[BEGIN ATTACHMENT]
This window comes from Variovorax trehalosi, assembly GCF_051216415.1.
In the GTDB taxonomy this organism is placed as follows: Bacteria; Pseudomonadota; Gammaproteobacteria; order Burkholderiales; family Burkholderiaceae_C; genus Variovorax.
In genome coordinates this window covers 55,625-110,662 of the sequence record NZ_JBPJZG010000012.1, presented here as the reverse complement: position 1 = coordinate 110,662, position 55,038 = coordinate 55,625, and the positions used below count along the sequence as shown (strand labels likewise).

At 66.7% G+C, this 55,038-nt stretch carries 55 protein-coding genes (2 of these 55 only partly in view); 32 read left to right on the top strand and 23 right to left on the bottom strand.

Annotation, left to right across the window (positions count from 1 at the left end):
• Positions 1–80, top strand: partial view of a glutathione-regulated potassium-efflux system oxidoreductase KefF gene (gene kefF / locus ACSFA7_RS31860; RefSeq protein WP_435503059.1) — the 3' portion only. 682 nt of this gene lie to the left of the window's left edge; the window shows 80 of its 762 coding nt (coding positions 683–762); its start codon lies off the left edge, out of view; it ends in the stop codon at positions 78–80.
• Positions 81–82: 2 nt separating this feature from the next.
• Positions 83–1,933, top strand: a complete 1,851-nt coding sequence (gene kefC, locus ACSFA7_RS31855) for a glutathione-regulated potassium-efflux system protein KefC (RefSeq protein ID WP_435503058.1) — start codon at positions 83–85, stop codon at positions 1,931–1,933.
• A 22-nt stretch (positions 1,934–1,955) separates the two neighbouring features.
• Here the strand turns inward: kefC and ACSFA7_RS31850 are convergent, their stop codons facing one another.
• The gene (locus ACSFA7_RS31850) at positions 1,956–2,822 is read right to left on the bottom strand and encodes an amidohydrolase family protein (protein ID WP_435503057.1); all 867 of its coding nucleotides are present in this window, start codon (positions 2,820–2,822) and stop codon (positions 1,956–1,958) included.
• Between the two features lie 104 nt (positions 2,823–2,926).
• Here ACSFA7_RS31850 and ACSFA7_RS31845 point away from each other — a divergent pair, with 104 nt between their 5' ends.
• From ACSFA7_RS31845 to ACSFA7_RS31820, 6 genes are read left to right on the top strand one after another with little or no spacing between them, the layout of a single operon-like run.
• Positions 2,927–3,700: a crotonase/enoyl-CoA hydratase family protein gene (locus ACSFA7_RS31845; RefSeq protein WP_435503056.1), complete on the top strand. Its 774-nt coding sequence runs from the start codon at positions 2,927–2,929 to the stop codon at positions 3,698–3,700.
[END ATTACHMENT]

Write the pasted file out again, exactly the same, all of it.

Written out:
This window comes from Variovorax trehalosi, assembly GCF_051216415.1.
In the GTDB taxonomy this organism is placed as follows: Bacteria; Pseudomonadota; Gammaproteobacteria; order Burkholderiales; family Burkholderiaceae_C; genus Variovorax.
In genome coordinates this window covers 55,625-110,662 of the sequence record NZ_JBPJZG010000012.1, presented here as the reverse complement: position 1 = coordinate 110,662, position 55,038 = coordinate 55,625, and the positions used below count along the sequence as shown (strand labels likewise).

At 66.7% G+C, this 55,038-nt stretch carries 55 protein-coding genes (2 of these 55 only partly in view); 32 read left to right on the top strand and 23 right to left on the bottom strand.

Annotation, left to right across the window (positions count from 1 at the left end):
• Positions 1–80, top strand: partial view of a glutathione-regulated potassium-efflux system oxidoreductase KefF gene (gene kefF / locus ACSFA7_RS31860; RefSeq protein WP_435503059.1) — the 3' portion only. 682 nt of this gene lie to the left of the window's left edge; the window shows 80 of its 762 coding nt (coding positions 683–762); its start codon lies off the left edge, out of view; it ends in the stop codon at positions 78–80.
• Positions 81–82: 2 nt separating this feature from the next.
• Positions 83–1,933, top strand: a complete 1,851-nt coding sequence (gene kefC, locus ACSFA7_RS31855) for a glutathione-regulated potassium-efflux system protein KefC (RefSeq protein ID WP_435503058.1) — start codon at positions 83–85, stop codon at positions 1,931–1,933.
• A 22-nt stretch (positions 1,934–1,955) separates the two neighbouring features.
• Here the strand turns inward: kefC and ACSFA7_RS31850 are convergent, their stop codons facing one another.
• The gene (locus ACSFA7_RS31850) at positions 1,956–2,822 is read right to left on the bottom strand and encodes an amidohydrolase family protein (protein ID WP_435503057.1); all 867 of its coding nucleotides are present in this window, start codon (positions 2,820–2,822) and stop codon (positions 1,956–1,958) included.
• Between the two features lie 104 nt (positions 2,823–2,926).
• Here ACSFA7_RS31850 and ACSFA7_RS31845 point away from each other — a divergent pair, with 104 nt between their 5' ends.
• From ACSFA7_RS31845 to ACSFA7_RS31820, 6 genes are read left to right on the top strand one after another with little or no spacing between them, the layout of a single operon-like run.
• Positions 2,927–3,700: a crotonase/enoyl-CoA hydratase family protein gene (locus ACSFA7_RS31845; RefSeq protein WP_435503056.1), complete on the top strand. Its 774-nt coding sequence runs from the start codon at positions 2,927–2,929 to the stop codon at positions 3,698–3,700.